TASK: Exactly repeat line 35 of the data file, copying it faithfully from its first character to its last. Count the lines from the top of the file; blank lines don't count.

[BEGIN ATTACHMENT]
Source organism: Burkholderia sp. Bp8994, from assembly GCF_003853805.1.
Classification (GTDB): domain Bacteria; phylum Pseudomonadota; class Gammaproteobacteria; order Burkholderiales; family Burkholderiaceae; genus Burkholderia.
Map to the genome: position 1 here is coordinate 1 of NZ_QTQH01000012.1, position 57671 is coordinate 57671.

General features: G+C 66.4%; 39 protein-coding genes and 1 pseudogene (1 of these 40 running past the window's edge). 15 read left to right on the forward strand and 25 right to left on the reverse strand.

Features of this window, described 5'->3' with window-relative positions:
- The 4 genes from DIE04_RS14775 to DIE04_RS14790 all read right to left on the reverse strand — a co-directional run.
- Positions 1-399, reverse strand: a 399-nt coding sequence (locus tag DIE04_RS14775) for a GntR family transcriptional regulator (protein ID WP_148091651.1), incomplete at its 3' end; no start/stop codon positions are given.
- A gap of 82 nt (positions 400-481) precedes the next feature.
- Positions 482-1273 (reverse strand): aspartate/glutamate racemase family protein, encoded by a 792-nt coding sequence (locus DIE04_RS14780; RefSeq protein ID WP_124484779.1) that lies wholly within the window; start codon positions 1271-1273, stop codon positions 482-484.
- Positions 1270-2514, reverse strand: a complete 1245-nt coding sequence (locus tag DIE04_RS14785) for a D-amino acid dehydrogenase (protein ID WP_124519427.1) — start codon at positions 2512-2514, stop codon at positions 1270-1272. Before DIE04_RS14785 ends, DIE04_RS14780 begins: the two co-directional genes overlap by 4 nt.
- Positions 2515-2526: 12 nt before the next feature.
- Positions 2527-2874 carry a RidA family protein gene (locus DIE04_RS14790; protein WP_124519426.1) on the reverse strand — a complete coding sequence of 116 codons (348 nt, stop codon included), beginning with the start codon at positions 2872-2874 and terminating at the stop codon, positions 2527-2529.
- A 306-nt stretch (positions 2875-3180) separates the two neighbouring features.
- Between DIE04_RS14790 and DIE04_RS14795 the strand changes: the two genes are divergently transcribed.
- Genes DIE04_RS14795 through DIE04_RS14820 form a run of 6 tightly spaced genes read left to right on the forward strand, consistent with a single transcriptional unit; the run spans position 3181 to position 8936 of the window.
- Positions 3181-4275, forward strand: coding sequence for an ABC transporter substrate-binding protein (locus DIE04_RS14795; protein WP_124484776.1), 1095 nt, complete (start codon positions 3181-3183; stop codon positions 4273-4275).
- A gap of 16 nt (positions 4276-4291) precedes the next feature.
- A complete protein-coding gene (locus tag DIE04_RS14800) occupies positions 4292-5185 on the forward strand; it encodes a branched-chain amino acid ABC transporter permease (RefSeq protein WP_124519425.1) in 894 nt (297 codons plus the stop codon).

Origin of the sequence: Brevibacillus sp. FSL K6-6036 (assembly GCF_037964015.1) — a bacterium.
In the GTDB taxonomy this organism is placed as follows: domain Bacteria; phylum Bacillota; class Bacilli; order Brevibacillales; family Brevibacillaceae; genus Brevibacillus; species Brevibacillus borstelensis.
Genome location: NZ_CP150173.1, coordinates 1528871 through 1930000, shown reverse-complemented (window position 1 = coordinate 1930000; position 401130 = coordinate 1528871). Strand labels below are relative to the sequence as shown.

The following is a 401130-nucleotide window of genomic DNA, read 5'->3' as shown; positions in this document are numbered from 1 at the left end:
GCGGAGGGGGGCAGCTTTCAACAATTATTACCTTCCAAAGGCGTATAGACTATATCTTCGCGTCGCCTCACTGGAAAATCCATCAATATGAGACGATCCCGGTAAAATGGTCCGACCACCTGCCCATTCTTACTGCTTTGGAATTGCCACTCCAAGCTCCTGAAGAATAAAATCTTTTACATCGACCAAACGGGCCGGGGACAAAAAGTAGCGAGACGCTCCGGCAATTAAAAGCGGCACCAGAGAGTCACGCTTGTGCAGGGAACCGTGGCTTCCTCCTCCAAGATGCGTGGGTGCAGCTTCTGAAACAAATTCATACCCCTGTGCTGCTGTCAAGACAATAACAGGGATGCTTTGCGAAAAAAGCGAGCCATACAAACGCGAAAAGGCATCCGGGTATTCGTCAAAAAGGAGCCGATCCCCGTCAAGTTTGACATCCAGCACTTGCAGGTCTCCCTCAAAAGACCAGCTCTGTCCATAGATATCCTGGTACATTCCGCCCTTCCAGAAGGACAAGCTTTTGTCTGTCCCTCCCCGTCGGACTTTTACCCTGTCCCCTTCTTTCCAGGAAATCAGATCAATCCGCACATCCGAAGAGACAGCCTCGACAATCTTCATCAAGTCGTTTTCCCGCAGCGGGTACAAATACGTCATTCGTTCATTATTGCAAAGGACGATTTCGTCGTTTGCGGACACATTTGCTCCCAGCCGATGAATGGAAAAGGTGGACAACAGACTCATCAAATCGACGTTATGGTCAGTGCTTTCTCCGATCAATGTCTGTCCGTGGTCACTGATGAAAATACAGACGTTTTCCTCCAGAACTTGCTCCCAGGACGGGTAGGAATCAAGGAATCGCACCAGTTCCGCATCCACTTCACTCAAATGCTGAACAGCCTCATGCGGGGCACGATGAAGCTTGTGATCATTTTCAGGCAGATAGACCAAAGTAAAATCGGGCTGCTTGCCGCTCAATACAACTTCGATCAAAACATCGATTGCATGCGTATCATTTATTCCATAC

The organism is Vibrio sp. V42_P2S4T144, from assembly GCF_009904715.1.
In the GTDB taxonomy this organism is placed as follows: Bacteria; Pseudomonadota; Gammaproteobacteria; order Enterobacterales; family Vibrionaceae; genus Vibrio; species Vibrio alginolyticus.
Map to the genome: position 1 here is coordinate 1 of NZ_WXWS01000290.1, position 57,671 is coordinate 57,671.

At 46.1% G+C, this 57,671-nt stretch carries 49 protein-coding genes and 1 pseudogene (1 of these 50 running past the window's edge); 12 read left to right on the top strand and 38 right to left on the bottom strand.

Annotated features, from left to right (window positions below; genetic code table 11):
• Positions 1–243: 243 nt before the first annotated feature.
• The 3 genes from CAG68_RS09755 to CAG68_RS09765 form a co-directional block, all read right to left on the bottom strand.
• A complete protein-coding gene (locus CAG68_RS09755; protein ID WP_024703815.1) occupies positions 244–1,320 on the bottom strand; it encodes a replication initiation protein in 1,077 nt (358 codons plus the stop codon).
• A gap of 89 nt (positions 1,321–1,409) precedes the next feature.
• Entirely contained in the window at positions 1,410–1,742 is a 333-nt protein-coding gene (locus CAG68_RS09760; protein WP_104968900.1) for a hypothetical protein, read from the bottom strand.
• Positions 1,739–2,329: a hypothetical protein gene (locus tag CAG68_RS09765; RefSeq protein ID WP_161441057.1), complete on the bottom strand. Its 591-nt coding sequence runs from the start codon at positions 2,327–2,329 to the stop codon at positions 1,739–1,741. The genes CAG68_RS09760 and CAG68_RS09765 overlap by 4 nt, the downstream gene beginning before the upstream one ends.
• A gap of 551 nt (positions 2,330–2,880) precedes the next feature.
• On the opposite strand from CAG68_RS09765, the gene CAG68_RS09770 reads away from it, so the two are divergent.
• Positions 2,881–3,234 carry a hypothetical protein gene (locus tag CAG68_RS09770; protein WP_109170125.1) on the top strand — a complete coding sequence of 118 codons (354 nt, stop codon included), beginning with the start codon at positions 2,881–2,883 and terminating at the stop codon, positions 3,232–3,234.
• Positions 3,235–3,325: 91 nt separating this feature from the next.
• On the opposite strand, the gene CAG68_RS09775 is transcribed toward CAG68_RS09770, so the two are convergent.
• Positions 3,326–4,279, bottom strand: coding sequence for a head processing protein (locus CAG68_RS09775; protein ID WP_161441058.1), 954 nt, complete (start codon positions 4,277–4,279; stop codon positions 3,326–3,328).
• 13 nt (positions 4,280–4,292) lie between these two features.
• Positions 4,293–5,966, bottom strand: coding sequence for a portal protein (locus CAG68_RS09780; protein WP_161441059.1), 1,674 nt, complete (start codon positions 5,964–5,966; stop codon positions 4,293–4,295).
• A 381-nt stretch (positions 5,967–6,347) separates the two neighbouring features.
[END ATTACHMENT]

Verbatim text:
• A gap of 551 nt (positions 2,330–2,880) precedes the next feature.